We have heard a lot recently about disciplinary councils in the Church, which generally seem to have had unhappy endings, at least for some of the participants. As an antidote to all the somber news, here is an account of a bishop’s court, held near the turn of the 20th Century, which had a happier outcome. From Claude and Evelyn: An anecdotal account of the lives of Evelyn Thurston and Claude Cornwall (Ithaca, NY: self published, 1975).
At this time in our history there was not too clear a line drawn between the jurisdictions of Church and State. It was a policy of the Church that petty quarrels or differences could be settled in the Bishop’s Court rather than have them move into the less friendly realm of State or County. We had so recently emerged from a Territorial status, and were just getting used to elections rather than appointments for County and State positions under the law. So my father, being a Bishop, had the obligation to settle, if he could, petty differences that might arise within the flock. Many of these disputes had to do with uses and control of irrigation water. Water is the lifeblood of the West, as everyone who lives there well knows.
One day Brother Louis Fayter came to him with a complaint. He said that his neighbor, Brother Egelund, had let his head gate wash out, with the result that his irrigation water had flooded over Brother Fayter’s land. Father decided that this was a matter for Bishop’s Court and he appointed a meeting for the following Saturday at Noon. The meeting would take place at the site of the washout.He notified his Counselors, Taylor Brockbank and George Williams, and asked them to be present. He asked Brother Williams who was a carpenter to bring along tools appropriate to the building of a head gate. Then he asked my brother, Spence, to take the wagon and go with me to Cottonwood Creek and shovel up some gravel and sand. He took the buggy to the lumber yard and got some boards and planks, and also a sack of cement.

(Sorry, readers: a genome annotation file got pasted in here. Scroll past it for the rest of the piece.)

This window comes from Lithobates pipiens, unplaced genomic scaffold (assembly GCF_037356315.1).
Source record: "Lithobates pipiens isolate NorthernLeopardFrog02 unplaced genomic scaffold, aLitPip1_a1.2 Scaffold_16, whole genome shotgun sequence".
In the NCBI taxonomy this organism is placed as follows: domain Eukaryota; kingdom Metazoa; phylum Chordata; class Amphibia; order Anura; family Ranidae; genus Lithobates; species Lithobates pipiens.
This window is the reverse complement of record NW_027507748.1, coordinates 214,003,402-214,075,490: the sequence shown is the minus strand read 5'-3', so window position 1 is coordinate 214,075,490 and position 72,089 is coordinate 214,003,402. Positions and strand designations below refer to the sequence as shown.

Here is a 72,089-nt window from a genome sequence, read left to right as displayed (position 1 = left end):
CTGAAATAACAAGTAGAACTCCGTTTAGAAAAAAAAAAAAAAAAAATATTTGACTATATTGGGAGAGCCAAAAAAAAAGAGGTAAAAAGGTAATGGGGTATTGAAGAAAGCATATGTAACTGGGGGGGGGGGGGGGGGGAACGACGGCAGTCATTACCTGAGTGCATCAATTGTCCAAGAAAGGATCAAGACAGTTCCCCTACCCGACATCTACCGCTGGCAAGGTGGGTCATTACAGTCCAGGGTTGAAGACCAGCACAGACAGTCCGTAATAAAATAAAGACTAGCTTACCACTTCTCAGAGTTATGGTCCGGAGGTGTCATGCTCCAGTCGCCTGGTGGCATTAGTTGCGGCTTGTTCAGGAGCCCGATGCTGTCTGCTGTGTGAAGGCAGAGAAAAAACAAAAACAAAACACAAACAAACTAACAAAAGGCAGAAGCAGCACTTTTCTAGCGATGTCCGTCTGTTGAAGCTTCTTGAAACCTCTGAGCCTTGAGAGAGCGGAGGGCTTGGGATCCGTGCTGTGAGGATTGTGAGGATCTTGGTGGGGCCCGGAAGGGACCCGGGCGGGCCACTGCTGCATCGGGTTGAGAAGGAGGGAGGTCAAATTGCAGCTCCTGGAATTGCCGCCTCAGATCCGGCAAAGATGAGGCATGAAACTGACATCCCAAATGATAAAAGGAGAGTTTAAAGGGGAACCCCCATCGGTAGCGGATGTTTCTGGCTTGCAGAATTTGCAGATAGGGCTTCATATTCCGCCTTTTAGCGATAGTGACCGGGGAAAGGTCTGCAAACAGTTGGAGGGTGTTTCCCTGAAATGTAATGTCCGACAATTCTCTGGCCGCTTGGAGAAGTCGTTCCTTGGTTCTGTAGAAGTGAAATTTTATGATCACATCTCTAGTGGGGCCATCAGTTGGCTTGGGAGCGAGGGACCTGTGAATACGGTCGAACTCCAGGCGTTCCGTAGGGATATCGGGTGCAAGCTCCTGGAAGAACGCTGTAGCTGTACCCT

We met at the site of the ruined headgate promptly at noon on a sunny day. Father made a few appropriate remarks and then asked Brother Brockbank to offer the opening prayer. Brother Williams then took charge. While he was setting up the forms, Spence and I mixed gravel and sand with the cement, and with the right amount of water, all was ready. I still remember that blazing sun. Finally it was too much for Brother Egelund as he saw perspiration dripping from my forehead as I shoveled concrete into the form, and he came to me and said meekly, “Claude, let me have that shovel.” That was a signal for Brother Fayter and he came over and relieved Spence of his shovel.
Finally the cement was all in place. Brother Williams sawed out some headboards. Spence and I gathered up the scraps and put them in the wagon. Father stood solemnly and said, “The Bishop’s Court is now completed. Brother Williams will offer the closing prayer”. From then on we all departed without a word.